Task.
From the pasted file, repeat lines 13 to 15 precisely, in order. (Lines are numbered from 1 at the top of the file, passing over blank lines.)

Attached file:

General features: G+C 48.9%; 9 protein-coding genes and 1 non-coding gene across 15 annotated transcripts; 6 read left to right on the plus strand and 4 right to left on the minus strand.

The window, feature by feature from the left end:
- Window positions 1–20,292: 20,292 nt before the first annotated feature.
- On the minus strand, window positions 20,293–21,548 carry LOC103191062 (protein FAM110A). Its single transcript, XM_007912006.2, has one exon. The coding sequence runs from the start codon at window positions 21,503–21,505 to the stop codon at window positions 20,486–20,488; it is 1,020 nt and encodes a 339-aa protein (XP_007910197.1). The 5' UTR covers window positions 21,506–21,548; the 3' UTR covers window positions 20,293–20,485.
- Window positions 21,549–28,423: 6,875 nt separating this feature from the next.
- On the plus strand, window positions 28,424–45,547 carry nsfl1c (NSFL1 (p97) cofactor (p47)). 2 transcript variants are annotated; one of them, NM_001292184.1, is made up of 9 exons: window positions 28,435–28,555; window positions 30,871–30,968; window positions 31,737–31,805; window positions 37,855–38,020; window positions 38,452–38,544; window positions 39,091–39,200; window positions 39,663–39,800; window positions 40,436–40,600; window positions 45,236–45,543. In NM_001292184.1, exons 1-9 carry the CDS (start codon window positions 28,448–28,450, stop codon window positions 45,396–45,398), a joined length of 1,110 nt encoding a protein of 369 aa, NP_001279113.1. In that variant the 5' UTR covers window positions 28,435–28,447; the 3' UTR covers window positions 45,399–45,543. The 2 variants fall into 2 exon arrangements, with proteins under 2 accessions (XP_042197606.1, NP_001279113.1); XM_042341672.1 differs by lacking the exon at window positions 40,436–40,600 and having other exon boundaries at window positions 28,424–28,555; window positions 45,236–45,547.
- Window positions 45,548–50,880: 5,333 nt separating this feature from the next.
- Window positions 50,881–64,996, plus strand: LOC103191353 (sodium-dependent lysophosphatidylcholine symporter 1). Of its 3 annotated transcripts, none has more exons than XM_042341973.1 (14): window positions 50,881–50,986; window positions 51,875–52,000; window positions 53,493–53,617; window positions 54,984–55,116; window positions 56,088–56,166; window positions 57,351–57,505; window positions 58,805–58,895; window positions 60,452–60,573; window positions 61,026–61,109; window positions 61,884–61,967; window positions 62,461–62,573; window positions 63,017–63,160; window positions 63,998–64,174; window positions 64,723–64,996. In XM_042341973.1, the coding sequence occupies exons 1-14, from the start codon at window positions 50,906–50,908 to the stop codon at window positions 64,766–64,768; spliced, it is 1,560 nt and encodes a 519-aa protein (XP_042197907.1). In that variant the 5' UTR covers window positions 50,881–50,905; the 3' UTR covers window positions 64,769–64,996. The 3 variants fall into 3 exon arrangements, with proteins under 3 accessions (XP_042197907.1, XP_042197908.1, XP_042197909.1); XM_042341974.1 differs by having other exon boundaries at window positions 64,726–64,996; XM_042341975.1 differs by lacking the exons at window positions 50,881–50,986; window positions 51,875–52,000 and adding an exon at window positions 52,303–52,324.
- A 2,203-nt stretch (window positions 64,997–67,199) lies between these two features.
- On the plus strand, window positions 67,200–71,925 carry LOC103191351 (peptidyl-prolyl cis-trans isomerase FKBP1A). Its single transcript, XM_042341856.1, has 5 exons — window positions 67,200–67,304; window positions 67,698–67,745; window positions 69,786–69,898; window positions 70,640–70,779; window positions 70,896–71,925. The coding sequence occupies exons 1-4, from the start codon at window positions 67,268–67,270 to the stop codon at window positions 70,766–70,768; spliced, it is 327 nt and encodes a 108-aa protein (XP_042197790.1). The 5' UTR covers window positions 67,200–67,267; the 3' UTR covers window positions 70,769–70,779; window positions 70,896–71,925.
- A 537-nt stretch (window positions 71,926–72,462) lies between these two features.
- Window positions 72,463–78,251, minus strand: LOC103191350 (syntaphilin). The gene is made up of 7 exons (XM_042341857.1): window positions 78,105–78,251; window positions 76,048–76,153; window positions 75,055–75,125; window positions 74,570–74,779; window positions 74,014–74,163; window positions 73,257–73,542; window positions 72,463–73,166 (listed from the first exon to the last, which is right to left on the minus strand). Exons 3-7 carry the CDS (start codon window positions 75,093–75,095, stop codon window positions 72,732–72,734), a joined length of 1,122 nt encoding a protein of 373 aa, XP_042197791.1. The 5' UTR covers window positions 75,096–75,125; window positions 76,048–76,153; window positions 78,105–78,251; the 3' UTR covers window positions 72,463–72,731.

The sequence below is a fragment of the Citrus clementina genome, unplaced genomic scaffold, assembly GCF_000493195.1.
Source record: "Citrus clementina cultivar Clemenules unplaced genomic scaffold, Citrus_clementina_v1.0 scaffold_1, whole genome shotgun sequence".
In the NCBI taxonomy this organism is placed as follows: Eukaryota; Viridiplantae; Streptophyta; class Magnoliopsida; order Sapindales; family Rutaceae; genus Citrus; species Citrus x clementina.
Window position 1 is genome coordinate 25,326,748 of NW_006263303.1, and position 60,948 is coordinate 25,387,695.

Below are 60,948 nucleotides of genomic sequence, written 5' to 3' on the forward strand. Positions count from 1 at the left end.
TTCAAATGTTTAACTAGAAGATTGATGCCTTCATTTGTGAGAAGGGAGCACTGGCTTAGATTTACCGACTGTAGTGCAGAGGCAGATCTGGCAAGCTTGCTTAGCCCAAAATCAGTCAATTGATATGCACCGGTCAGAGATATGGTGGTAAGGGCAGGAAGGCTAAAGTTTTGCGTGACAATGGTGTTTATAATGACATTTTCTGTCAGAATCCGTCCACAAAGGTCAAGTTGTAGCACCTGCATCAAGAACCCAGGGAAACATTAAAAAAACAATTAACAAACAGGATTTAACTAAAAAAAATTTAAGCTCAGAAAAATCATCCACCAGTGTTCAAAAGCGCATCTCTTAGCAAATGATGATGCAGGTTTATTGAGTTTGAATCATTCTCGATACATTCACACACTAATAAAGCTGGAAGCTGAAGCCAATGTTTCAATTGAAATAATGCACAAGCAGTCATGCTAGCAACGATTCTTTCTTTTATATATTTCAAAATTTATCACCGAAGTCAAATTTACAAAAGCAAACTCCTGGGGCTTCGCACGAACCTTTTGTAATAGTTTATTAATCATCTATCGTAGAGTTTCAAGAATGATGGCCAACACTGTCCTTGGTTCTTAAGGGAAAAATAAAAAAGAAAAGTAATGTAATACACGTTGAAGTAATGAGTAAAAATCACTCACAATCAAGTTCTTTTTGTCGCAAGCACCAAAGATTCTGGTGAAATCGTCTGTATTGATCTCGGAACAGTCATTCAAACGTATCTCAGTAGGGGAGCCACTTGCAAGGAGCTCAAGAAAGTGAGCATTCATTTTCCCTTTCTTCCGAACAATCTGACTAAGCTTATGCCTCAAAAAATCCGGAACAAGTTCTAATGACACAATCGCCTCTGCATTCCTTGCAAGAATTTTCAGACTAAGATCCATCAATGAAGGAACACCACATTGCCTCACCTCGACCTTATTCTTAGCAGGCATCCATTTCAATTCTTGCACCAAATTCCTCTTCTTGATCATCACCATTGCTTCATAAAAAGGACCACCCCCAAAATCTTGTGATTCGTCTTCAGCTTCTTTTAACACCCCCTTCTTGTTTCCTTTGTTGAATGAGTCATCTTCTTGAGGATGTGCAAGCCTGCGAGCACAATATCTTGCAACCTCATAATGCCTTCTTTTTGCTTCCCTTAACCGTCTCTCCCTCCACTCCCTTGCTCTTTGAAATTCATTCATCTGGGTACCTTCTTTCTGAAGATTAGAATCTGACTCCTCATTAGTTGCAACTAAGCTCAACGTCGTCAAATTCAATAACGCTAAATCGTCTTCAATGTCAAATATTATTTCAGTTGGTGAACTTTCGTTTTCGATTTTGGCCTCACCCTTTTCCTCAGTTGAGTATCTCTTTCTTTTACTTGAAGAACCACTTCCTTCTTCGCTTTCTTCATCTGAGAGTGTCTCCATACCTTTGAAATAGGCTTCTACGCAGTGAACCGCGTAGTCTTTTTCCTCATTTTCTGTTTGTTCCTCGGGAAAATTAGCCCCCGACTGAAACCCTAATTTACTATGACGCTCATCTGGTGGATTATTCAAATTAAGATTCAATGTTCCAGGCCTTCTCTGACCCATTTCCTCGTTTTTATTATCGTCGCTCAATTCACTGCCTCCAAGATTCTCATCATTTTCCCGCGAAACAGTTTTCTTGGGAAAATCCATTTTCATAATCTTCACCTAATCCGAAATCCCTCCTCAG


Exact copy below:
The sequence below is a fragment of the Citrus clementina genome, unplaced genomic scaffold, assembly GCF_000493195.1.
Source record: "Citrus clementina cultivar Clemenules unplaced genomic scaffold, Citrus_clementina_v1.0 scaffold_1, whole genome shotgun sequence".
In the NCBI taxonomy this organism is placed as follows: Eukaryota; Viridiplantae; Streptophyta; class Magnoliopsida; order Sapindales; family Rutaceae; genus Citrus; species Citrus x clementina.